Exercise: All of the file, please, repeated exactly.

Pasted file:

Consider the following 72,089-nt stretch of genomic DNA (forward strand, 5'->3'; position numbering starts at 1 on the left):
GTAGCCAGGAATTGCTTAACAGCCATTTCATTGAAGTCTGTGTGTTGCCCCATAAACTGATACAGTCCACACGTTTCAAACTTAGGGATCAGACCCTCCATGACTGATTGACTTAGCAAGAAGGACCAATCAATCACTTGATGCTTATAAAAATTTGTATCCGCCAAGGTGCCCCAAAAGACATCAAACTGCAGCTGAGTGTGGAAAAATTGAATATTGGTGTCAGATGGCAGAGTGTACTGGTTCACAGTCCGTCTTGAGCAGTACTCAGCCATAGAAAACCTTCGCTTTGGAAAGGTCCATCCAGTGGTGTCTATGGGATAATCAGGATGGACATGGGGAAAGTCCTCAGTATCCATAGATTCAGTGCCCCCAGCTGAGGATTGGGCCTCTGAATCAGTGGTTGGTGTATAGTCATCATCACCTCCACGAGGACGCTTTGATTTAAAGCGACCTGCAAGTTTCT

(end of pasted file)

Consider the following 72,089-nt stretch of genomic DNA (forward strand, 5'->3'; position numbering starts at 1 on the left):
GTAGCCAGGAATTGCTTAACAGCCATTTCATTGAAGTCTGTGTGTTGCCCCATAAACTGATACAGTCCACACGTTTCAAACTTAGGGATCAGACCCTCCATGACTGATTGACTTAGCAAGAAGGACCAATCAATCACTTGATGCTTATAAAAATTTGTATCCGCCAAGGTGCCCCAAAAGACATCAAACTGCAGCTGAGTGTGGAAAAATTGAATATTGGTGTCAGATGGCAGAGTGTACTGGTTCACAGTCCGTCTTGAGCAGTACTCAGCCATAGAAAACCTTCGCTTTGGAAAGGTCCATCCAGTGGTGTCTATGGGATAATCAGGATGGACATGGGGAAAGTCCTCAGTATCCATAGATTCAGTGCCCCCAGCTGAGGATTGGGCCTCTGAATCAGTGGTTGGTGTATAGTCATCATCACCTCCACGAGGACGCTTTGATTTAAAGCGACCTGCAAGTTTCT